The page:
Restless Winds

Nor’easter winds have been blowing through Western North Carolina, with downed trees and power lines predicted. They started yesterday evening and are not supposed to diminish until sometime tomorrow.

It feels as if they reflect the restlessness in my soul on this day, March 2nd, the day before the anniversary of Jason’s death. I feel like I want to take off and run somewhere far away, as if I could ever get away from the pain and what this time of year represents.

Oh, how this mama’s heart hurts.

Missing you, my precious boy.

~Mom

© 2018 Rebecca R. Carney

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Music

Some days I need to turn up the music loud, concentrate and breathe…just to turn down the sadness in my heart so I don’t fall apart. Today is one of those days.

Jason loved to brighten his family’s and friend’s day by surprising them with flowers, and his last Valentine’s Day was no exception. I had the privilege of going with Jason as he picked out the biggest and best bouquet of roses for the girl he took out on that last Valentine’s Day. His sister was going through a rough time, so he also picked out the biggest and best bouquet of roses for her to encourage her and let her know she was loved and valued. He was just so thoughtful like that.

Oh, my boy, how I miss you.

~Becky

Memory Quilt

When we lived in Oklahoma, I started making a memory quilt. I pulled it out last week to start working on it again. Even though I have lost so many things that meant something to me in our many moves, I somehow managed to keep pieces of leftover fabric from my family of sewers – from my grandma, my mom, my own sewing from jr. high on, my sister’s sewing (my wedding dress, Easter outfits for Jenna, etc.), Jenna’s sewing, etc.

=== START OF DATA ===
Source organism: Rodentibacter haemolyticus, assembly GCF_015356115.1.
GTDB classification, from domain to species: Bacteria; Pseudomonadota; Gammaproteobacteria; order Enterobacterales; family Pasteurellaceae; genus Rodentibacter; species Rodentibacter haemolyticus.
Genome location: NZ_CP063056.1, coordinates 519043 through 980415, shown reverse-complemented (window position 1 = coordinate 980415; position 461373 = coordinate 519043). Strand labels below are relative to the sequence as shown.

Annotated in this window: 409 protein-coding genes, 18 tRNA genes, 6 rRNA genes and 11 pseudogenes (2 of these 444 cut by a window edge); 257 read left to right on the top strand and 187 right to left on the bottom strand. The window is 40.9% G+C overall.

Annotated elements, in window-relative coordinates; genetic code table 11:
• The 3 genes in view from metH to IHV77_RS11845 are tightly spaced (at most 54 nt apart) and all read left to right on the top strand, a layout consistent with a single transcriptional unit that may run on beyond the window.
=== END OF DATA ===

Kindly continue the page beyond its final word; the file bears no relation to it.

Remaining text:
I have pieces of fabric from one of the first dresses I ever sewed for myself, pajamas I made when the kids were little, shirts I made for the boys and dresses I made for Jenna. I have a piece of fabric from a robe I made and wore in the hospital when Eric was born. I have scrap pieces from shirts my grandma made for herself and from dresses and shirts my mom made for herself. In my mind, I can picture each and every article of clothing and the person who wore it. I am supplementing with fabric I’ve purchased that triggers a memory for me – a piece of fabric with pictures of chocolate chip cookies (because Jason loved to make chocolate chip cookies), video games the kids used to love, chess pieces (Jason’s favorite game), math quotes, etc.

One thing I terribly regret is not keeping more of Jason’s clothing. I’ve talked before about feeling pushed to go through his room before I was ready and how I would do things differently if I knew then what I know now. I kept a couple of shirts, his letterman jacket, a sweater and a sweatshirt he wore all the time. I have a Halloween costume I made when Jason was little, a white tee shirt and one with the Pillsbury dough boy that he loved. I’m not sure I actually have the courage to cut them up to put into my quilt. I also have a couple of Jason’s hats that he loved as a little boy.

Jason didn’t have a lot of clothes and, even though he was a tee shirt kind of guy, he always looked classy. He loved dressing up in three piece suits, white shirt and tie, dress slacks and a vest, a tux and his top hat, white gloves and cane for extra-special occasions. I have his hats and gloves, although the cane was lost somewhere along the way.

This week I sat hugging his letterman jacket and crying. It’s a tough time of year for me, this approach to March 3rd. Hugging a coat is a poor substitute for hugging my boy.